Über LED driven

Wir sind ein niederländisches Unternehmen mit Firmensitz in Breda (Südholland) - auf halber Strecke zwischen Amsterdam und Brüssel (von beiden Orten 1 h entfernt).


Unser Unternehmen besteht seit 2010 mit einem festen Team von Entwicklern. Wir sind als Spin-off aus unserem Mutterunternehmen PRE hervorgegangen und arbeiten mit einer aktiven Ausrichtung auf Projekte rund um LED-Treiber.

Wir bieten:
  • Detailliertes Wissen über Leistungselektronik
  • Kurze Markteinführungszeiten
  • Erfahrungen in der Betreuung von LED-Projekten
  • Inhouse-Programmierung

Wir können Ihre Konzepte als Hersteller von Lichtlösungen zu einem Gesamtpaket entwickeln, das sich von bisherigen LED-Lösungen auf dem Markt abhebt.
Dieses beinhaltet:
  • Höhere Leistung
  • Höhere Effizienz
  • Dynamische Blindleistungskompensation
  • Höhere Lebensdauer
  • Zusätzliche Features (z.B. interne Kommunikation)
  • Ein neu überarbeitetes Gesamtpaket

Auf unserer Webseite finden sie eine Auswahl von Projekten, die wir in der Vergangenheit erfolgreich umgesetzt haben. So bekommen Sie einen Einblick in unsere Arbeit und was wir für Sie tun können.

Wir würden uns freuen, wenn wir mit Ihnen Ihr Projekt besprechen können!
LED Wiki: Wi-Fi, Zigbee and Bluetooth compared
Key characteristics of ZigBee, Wi-Fi and Bluetooth
Range10-100 meters50-100 meters10 – 100 meters
Networking TopologyAd-hoc, peer to peer, star, or meshPoint to hubAd-hoc, very small networks
Operating Frequency868 MHz (Europe) 900-928 MHz (NA), 2.4 GHz (worldwide)2.4 and 5 GHz2.4 GHz
Complexity (Device and application impact)LowHighHigh
Power Consumption (Battery option and life)Very low (low power is a design goal)HighMedium
Security128 AES plus application layer security 64 and 128 bit encryption
Typical ApplicationsIndustrial control and monitoring, sensor networks, building automation, home control and automation, toys, gamesWireless LAN connectivity, broadband Internet accessWireless connectivity between devices such as phones, PDA, laptops, headsets
LED Wiki: DALI - Digital Adressable Lighting Interface
Standards for DALI
IEC 60929 and IEC 62386 are technical standards for network-based systems that control lighting in building automation. They were established as a successor for 0-10 V lighting control systems, and as an open standard alternative to Digital Signal Interface (DSI), on which it is based. IEC 60929 is the first version of the standard and will be withdrawn by 23rd of June 2014. Members of the AG DALI are allowed to use the Digital Addressable Lighting Interface (DALI) trademark on devices that are compliant with the current standard. Non AG DALI members can apply for a fee bearing licence.

A DALI network
A DALI network consists of a controller and one or more lighting devices (e.g., electrical ballasts and dimmers) that have DALI interfaces. The controller can monitor and control each light by means of a bi-directional data exchange. The DALI protocol permits devices to be individually addressed and it also incorporates Group and Scene broadcast messages to simultaneously address multiple devices (e.g., "Group 1 goto 100%" or "Recall Scene 1").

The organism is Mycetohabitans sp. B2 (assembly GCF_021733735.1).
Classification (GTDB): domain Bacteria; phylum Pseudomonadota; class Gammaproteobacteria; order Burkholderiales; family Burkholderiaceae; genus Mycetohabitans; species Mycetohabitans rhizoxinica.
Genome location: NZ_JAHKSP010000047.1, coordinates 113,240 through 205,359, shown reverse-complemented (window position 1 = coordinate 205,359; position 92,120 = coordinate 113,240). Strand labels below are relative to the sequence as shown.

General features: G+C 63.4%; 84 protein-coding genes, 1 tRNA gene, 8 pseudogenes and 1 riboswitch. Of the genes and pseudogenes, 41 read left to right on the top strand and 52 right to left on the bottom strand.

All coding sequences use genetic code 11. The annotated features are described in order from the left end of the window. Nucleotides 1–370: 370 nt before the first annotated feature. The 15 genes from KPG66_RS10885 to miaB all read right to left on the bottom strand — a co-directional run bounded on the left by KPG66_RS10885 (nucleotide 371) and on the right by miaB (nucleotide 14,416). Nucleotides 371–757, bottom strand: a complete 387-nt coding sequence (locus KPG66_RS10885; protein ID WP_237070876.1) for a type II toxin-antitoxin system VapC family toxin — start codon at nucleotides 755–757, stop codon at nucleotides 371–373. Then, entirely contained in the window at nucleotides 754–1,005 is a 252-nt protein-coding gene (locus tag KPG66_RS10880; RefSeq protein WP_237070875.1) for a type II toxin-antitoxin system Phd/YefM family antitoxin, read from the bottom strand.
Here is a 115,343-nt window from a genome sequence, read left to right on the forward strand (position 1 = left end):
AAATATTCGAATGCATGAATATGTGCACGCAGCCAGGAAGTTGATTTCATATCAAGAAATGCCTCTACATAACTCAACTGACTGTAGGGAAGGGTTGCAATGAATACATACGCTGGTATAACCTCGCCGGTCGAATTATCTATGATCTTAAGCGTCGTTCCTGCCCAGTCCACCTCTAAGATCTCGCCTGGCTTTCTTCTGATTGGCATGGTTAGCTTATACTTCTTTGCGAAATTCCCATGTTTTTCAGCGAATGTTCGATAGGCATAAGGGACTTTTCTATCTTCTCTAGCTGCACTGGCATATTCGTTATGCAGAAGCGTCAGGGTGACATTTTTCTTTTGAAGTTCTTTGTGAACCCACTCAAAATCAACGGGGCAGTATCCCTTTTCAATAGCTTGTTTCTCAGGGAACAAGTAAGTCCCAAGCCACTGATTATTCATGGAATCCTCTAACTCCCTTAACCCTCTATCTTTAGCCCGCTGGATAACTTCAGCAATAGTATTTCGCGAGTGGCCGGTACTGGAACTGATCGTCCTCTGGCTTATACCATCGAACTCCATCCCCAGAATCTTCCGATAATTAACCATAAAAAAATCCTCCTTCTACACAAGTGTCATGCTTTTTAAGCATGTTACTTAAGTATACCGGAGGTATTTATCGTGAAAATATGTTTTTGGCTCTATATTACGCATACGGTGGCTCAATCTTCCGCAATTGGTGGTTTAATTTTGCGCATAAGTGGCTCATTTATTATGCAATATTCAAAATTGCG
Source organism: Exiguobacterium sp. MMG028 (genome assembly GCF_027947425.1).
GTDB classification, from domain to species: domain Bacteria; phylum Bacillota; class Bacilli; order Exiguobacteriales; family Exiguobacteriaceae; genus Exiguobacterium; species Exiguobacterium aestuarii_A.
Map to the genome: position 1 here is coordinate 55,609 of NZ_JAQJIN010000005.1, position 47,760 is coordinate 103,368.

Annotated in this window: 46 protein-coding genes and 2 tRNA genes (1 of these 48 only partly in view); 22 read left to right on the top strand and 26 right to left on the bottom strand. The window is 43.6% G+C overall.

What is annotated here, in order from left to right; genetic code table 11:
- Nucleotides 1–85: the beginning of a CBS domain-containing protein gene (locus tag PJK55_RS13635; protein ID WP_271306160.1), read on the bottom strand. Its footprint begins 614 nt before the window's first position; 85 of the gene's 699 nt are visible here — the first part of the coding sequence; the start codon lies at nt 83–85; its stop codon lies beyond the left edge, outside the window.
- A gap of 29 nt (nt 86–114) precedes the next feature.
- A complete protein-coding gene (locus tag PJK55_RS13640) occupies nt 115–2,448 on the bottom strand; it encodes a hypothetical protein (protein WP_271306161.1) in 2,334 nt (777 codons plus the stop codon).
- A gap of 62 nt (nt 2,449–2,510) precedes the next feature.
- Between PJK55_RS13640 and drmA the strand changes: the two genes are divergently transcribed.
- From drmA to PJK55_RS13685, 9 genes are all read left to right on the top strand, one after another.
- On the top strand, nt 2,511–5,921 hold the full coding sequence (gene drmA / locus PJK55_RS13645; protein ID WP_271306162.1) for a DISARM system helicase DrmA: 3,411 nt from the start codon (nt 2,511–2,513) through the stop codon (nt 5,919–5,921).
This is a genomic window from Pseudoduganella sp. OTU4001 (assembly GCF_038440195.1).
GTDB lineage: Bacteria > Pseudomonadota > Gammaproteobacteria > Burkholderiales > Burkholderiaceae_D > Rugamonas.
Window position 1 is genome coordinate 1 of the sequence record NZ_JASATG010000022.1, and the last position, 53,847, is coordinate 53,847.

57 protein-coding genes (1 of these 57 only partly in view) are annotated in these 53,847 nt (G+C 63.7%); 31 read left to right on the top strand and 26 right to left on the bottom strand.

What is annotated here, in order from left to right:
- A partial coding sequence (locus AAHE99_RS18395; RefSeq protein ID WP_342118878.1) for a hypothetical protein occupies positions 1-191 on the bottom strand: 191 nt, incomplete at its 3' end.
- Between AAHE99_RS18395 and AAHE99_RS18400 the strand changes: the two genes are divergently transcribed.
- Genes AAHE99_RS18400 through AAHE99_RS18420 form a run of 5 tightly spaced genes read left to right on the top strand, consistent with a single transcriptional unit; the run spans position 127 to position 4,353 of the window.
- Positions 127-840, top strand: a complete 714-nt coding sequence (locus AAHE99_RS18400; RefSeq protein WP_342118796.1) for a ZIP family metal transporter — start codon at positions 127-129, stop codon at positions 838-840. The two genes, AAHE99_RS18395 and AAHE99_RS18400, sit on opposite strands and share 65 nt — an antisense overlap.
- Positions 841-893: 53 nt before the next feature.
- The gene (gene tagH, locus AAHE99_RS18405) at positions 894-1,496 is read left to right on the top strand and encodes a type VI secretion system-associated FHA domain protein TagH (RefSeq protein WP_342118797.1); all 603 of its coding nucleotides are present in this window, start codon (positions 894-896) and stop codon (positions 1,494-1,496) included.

Each lighting device is assigned a unique static address in the numeric range 0 to 63, making possible up to 64 devices in a standalone system. Alternatively, DALI can be used as a subsystem via DALI gateways to address more than 64 devices. Data is transferred between controller and devices by means of an asynchronous, half-duplex, serial protocol over a two-wire differential bus, with a fixed data transfer rate of 1200 bit/s.

DALI requires a single pair of wires to form the bus for communication to all devices on a single DALI network. The network can be arranged in a bus or star topology, or a combination of these. The DALI System is not classified as SELV (Separated Extra Low Voltage) and therefore may be run next to the mains cables or within a multi-core cable that includes mains power. The DALI data is transmitted using manchester encoding and has a high signal to noise ratio which enables reliable communications in the presence of a large amount of electrical noise. DALI employs a diode bridge in the interface circuitry so that devices can be wired without regard for polarity. Signal level are defined as 0±4.5 Vfor "0" and 16±6.5 V for "1". Central interface power maximum is 250 mA and 2 mA per unit. The network cable is required to be mains-rated, with 600 V isolation and at least a 1 mm cross-section, with a maximum drop of 2 volts along the cable (max 300 m). Signal interface is galvanically separated and doesn't need any termination resistors.

Earlier generations of DALI devices stored configuration data in EEPROM, which was problematic due to the limited number of write cycles supported by EEPROMs. In current generations of DALI devices, RAM is used in preference to EEPROM during normal operation, which significantly reduces the number of EEPROM writes and thus extends their lifetimes. This use of RAM, however, is patented and therefore mandates payment of a license fee.

More on DALI.